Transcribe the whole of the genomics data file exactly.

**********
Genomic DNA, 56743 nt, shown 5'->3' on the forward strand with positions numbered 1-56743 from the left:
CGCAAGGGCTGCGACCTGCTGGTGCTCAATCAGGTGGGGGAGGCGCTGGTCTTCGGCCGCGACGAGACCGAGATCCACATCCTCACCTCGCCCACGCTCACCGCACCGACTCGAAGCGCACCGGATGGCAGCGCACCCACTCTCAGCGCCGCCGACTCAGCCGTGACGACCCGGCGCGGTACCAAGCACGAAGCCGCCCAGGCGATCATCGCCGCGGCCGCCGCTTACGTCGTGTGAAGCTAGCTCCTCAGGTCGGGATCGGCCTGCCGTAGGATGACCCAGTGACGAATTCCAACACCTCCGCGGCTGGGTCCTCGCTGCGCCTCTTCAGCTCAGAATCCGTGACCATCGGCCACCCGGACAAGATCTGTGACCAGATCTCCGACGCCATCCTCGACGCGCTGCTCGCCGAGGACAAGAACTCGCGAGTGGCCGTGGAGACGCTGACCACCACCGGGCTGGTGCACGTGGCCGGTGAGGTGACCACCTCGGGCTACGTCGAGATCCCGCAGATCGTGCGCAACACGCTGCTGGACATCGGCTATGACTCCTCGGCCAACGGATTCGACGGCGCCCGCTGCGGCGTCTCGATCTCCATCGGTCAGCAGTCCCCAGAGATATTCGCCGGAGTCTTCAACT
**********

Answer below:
Genomic DNA, 56743 nt, shown 5'->3' on the forward strand with positions numbered 1-56743 from the left:
CGCAAGGGCTGCGACCTGCTGGTGCTCAATCAGGTGGGGGAGGCGCTGGTCTTCGGCCGCGACGAGACCGAGATCCACATCCTCACCTCGCCCACGCTCACCGCACCGACTCGAAGCGCACCGGATGGCAGCGCACCCACTCTCAGCGCCGCCGACTCAGCCGTGACGACCCGGCGCGGTACCAAGCACGAAGCCGCCCAGGCGATCATCGCCGCGGCCGCCGCTTACGTCGTGTGAAGCTAGCTCCTCAGGTCGGGATCGGCCTGCCGTAGGATGACCCAGTGACGAATTCCAACACCTCCGCGGCTGGGTCCTCGCTGCGCCTCTTCAGCTCAGAATCCGTGACCATCGGCCACCCGGACAAGATCTGTGACCAGATCTCCGACGCCATCCTCGACGCGCTGCTCGCCGAGGACAAGAACTCGCGAGTGGCCGTGGAGACGCTGACCACCACCGGGCTGGTGCACGTGGCCGGTGAGGTGACCACCTCGGGCTACGTCGAGATCCCGCAGATCGTGCGCAACACGCTGCTGGACATCGGCTATGACTCCTCGGCCAACGGATTCGACGGCGCCCGCTGCGGCGTCTCGATCTCCATCGGTCAGCAGTCCCCAGAGATATTCGCCGGAGTCTTCAACT